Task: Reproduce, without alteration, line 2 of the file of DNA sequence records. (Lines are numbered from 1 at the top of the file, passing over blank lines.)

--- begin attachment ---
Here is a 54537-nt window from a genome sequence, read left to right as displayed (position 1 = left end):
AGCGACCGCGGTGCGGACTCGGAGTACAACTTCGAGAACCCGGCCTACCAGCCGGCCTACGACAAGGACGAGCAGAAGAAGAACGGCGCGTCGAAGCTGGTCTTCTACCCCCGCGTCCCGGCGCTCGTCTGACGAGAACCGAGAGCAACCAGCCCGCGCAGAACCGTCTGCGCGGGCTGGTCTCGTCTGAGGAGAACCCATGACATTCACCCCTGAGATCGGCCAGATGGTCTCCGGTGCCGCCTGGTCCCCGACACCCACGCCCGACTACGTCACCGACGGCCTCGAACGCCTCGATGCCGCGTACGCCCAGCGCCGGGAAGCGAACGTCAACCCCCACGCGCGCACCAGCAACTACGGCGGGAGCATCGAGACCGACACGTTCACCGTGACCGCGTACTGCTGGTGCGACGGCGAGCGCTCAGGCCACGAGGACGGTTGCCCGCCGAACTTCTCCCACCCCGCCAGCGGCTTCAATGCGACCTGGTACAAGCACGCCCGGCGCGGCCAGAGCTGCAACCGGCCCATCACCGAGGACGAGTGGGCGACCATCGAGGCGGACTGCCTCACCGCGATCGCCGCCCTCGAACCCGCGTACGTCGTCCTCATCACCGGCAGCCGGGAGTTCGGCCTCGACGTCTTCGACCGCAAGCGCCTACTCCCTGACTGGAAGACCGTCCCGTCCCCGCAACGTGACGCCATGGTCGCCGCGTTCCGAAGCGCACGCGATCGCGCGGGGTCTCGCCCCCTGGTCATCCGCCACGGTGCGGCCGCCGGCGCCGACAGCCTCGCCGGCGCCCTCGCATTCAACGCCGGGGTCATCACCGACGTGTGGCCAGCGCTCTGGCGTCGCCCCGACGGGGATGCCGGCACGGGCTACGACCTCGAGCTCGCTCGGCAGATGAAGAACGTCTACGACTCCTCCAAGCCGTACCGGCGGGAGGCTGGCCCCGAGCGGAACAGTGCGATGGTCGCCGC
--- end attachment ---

AGCGACCGCGGTGCGGACTCGGAGTACAACTTCGAGAACCCGGCCTACCAGCCGGCCTACGACAAGGACGAGCAGAAGAAGAACGGCGCGTCGAAGCTGGTCTTCTACCCCCGCGTCCCGGCGCTCGTCTGACGAGAACCGAGAGCAACCAGCCCGCGCAGAACCGTCTGCGCGGGCTGGTCTCGTCTGAGGAGAACCCATGACATTCACCCCTGAGATCGGCCAGATGGTCTCCGGTGCCGCCTGGTCCCCGACACCCACGCCCGACTACGTCACCGACGGCCTCGAACGCCTCGATGCCGCGTACGCCCAGCGCCGGGAAGCGAACGTCAACCCCCACGCGCGCACCAGCAACTACGGCGGGAGCATCGAGACCGACACGTTCACCGTGACCGCGTACTGCTGGTGCGACGGCGAGCGCTCAGGCCACGAGGACGGTTGCCCGCCGAACTTCTCCCACCCCGCCAGCGGCTTCAATGCGACCTGGTACAAGCACGCCCGGCGCGGCCAGAGCTGCAACCGGCCCATCACCGAGGACGAGTGGGCGACCATCGAGGCGGACTGCCTCACCGCGATCGCCGCCCTCGAACCCGCGTACGTCGTCCTCATCACCGGCAGCCGGGAGTTCGGCCTCGACGTCTTCGACCGCAAGCGCCTACTCCCTGACTGGAAGACCGTCCCGTCCCCGCAACGTGACGCCATGGTCGCCGCGTTCCGAAGCGCACGCGATCGCGCGGGGTCTCGCCCCCTGGTCATCCGCCACGGTGCGGCCGCCGGCGCCGACAGCCTCGCCGGCGCCCTCGCATTCAACGCCGGGGTCATCACCGACGTGTGGCCAGCGCTCTGGCGTCGCCCCGACGGGGATGCCGGCACGGGCTACGACCTCGAGCTCGCTCGGCAGATGAAGAACGTCTACGACTCCTCCAAGCCGTACCGGCGGGAGGCTGGCCCCGAGCGGAACAGTGCGATGGTCGCCGC